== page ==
The day of National Celebration of the Greek Resistance was established by the government in 1982 and observed on 25 November, to commemorate the most important joint operation of Greece’s major resistance groups formed in World War II.

The demolition of the Gorgopotamos Bridge was carried out on 25 November 1942, by the combined forces of the Greek People’s Liberation Army (ELAS), the National Republican Greek League (EDES) and British commandos of the Special Operations Executive (SOE). It is regarded as a major act of resistance during the Second World War, and was a significant instance of successful cooperation between Greece’s resistance movements.

The Greek resistance

Following the German invasion of 1941, which resulted in the Triple Occupation of Greece by Germany, Italy, and Bulgaria until 1944, a number of resistance organisations began emerging in Greece, most of them aligned with the various political and ideological factions of the time.

The largest organisation, with a membership estimated between half and two million, was the National Liberation Front (EAM), which was founded on 27 September 1941 by representatives of four left-wing parties: the Communist Party of Greece (KKE), the Socialist Party of Greece (SKE), the Union of People’s Democracy (ELD) and the Agricultural Party of Greece (ΑΚΕ). It was led by Georgios Siantos, acting leader of KKE. Its military wing, the Greek People’s Liberation Army (ELAS), under Chief Captain Aris Velouchiotis, quickly grew into the largest armed guerrilla force in the country, and the only one with nation-wide presence.

Joachim AposτolidisMetropolitan Joachim (Apostolidis) with guerillas of ELAS in midstream, Western Macedonia (via Wikimedia Commons)

The second-largest group was the National Republican Greek League (EDES). It was founded on 9 September 1941 by a former Greek army officer, Colonel Napoleon Zervas, who had been expelled after the failed pro-Venizelist coup d’état of 1935. Its military wing, the National Groups of Greek Guerrillas (EOEA), was active mainly in the Epirus area. The group originally had a centrist, stridently anti-royalist political orientation, and even featured certain leftist-socialist tendencies. The group would soon establish links with the British Headquarters in Cairo. British pressure, together with growing rivalry with the communist EAM, led to EDES’s slow slide towards a more pro-monarchist stance.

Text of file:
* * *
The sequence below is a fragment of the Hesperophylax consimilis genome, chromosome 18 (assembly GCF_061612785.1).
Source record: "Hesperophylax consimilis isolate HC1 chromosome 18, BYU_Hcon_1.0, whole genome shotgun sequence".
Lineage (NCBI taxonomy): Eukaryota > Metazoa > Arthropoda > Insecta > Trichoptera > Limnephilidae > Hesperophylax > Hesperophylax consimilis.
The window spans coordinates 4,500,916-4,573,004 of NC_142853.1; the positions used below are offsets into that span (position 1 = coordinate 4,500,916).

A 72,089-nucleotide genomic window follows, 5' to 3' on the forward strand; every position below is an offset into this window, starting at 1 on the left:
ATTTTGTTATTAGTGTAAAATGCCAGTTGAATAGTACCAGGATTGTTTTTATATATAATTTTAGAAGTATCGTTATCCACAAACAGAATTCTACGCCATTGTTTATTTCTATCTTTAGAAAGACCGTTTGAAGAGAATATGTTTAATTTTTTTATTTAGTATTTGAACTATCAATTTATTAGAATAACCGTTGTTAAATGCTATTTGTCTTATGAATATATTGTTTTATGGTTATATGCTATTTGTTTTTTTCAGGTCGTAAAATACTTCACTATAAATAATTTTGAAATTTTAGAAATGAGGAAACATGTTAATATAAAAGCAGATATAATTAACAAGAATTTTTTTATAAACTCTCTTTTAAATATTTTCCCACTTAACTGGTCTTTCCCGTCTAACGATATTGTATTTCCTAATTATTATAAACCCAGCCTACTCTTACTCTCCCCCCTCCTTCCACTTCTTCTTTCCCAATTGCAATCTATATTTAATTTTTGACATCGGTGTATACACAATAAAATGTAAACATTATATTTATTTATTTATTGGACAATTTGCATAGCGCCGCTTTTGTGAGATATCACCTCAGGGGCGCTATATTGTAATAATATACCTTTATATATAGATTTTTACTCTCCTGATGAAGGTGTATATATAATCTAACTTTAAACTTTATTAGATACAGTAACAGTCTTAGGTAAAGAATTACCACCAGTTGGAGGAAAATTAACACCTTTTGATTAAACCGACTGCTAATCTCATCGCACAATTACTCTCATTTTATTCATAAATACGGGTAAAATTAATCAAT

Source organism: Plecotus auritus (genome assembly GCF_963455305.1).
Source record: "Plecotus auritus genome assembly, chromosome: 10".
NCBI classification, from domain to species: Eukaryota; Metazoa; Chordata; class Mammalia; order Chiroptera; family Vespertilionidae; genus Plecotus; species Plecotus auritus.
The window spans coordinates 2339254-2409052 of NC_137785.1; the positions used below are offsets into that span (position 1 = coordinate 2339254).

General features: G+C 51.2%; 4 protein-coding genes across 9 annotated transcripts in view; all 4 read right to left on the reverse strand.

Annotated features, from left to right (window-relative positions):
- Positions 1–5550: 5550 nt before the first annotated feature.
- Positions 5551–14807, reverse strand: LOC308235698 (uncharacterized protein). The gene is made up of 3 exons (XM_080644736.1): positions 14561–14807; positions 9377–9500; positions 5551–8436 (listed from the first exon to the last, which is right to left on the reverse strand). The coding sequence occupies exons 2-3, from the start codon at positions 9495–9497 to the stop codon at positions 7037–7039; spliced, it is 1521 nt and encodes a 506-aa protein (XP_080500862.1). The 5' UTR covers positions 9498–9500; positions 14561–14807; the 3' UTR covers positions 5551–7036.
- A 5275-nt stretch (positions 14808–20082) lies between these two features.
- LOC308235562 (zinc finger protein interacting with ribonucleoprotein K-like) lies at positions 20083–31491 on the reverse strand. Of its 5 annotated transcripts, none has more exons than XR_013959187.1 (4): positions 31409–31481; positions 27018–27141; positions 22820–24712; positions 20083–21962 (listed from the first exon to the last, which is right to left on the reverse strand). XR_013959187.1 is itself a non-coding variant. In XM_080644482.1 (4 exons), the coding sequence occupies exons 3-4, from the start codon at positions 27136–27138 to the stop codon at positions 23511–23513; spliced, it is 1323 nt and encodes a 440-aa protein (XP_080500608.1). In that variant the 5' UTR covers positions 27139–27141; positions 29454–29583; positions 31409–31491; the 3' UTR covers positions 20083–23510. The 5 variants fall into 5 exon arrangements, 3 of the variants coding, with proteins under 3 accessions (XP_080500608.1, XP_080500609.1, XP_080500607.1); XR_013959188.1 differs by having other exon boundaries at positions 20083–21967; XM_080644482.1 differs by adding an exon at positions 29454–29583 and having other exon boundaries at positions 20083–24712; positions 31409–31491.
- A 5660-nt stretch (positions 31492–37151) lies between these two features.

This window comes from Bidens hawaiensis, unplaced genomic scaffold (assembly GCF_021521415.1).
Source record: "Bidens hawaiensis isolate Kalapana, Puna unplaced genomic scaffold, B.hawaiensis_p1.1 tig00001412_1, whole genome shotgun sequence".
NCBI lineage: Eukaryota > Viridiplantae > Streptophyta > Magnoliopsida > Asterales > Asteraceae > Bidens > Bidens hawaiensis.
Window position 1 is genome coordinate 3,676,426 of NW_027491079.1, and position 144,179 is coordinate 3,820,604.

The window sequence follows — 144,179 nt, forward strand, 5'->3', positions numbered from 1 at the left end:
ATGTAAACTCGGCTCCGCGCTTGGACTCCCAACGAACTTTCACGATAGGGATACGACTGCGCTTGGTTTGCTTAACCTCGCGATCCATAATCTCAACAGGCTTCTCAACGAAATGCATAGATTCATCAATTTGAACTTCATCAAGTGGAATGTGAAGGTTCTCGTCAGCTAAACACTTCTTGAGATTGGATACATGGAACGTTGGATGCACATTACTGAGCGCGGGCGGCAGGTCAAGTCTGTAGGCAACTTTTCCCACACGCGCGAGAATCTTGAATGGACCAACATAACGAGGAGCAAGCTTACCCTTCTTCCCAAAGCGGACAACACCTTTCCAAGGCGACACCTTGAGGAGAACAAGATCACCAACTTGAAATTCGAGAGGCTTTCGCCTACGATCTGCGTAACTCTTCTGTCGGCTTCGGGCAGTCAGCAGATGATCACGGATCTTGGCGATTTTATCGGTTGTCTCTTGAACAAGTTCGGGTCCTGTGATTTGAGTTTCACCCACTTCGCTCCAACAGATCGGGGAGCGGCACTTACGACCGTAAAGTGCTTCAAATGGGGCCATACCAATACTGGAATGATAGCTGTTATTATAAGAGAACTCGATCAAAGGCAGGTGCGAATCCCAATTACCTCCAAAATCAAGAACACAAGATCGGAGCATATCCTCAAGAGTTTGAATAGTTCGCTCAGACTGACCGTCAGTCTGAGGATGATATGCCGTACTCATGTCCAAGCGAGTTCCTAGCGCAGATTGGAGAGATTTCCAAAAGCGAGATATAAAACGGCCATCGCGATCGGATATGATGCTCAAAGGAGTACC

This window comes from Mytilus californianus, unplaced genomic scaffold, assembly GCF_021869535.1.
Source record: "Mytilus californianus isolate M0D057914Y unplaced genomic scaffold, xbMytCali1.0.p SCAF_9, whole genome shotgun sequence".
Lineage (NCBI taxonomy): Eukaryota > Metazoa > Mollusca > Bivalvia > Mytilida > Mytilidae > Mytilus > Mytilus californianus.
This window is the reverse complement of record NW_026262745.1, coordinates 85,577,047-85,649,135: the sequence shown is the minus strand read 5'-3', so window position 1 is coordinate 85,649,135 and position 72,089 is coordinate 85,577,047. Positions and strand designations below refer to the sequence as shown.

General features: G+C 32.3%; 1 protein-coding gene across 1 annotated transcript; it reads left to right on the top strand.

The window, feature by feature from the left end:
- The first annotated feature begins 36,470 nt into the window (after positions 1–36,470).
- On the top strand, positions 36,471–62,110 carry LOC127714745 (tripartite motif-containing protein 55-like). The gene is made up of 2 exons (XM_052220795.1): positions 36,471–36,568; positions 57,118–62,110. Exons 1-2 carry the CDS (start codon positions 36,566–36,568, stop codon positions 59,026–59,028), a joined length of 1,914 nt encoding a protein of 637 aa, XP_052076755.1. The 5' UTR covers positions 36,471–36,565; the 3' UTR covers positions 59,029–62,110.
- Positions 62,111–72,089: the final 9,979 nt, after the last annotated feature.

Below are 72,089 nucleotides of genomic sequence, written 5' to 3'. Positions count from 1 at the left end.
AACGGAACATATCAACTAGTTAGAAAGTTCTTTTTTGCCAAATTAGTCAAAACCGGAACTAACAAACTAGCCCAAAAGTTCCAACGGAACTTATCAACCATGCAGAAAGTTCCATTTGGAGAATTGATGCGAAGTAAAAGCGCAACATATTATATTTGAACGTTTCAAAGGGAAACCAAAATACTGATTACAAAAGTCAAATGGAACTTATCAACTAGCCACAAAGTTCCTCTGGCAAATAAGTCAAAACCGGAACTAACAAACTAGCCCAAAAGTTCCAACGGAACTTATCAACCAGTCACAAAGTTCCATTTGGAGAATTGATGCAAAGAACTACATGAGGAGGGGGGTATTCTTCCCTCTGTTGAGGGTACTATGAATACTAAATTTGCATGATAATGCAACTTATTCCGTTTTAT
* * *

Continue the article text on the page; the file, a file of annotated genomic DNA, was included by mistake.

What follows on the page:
The smallest of the three main resistance groups was the National and Social Liberation (EKKA) founded by Colonel Dimitrios Psarros and politician Georgios Kartalis in 1942. Its military wing was the 5/42 Evzone Regiment, named after Psarros’ old army unit. It was active mainly in Central Greece. It had a republican, anti-monarchist political orientation.

Other smaller/regional groups included the nationalist Panhellenic Liberation Organisation (PAO) in Northern Greece, the National Organisation of Crete (EOK), established with the cooperation of British Intelligence, and the republican Panhellenic Union of Fighting Youths (PEAN), an Athens-based urban resistance group.

800px Athens University students parading on Greek National Indpendence Day 1942 24519736176Athens, 25 March 1942: In defiance of German and Italian threats and oppression, a large body of students at Athens University paraded through the streets in a daring celebration of the Greek Independence Day (National Museum of the U.S. Navy)

The Greek Resistance was very active and its guerrilla groups launched many successful attacks against the occupying powers. Free zones were established in various parts of Greece (especially mountainous areas) as early as 1942.On 10 March 1944,a Communist Party-dominated government, called the Political Committee of National Liberation (and commonly known as the “Mountain Government”), would be established, to take up the administration of “Free Greece”, i.e. a large part of Greece (including the majority of the mountainous areas and many rural areas) which had come under the control of Greek People’s Liberation Army. EDES also controlled parts of Epirus, and German occupation continued predominantly in urban areas.

However, the conflicts between ELAS and EDES would intensify in 1943, resulting in attacks from both sides and numerous battles, and eventually culminating (after a short-lived truce) in the Greek Civil War (1944-45, 1946-49).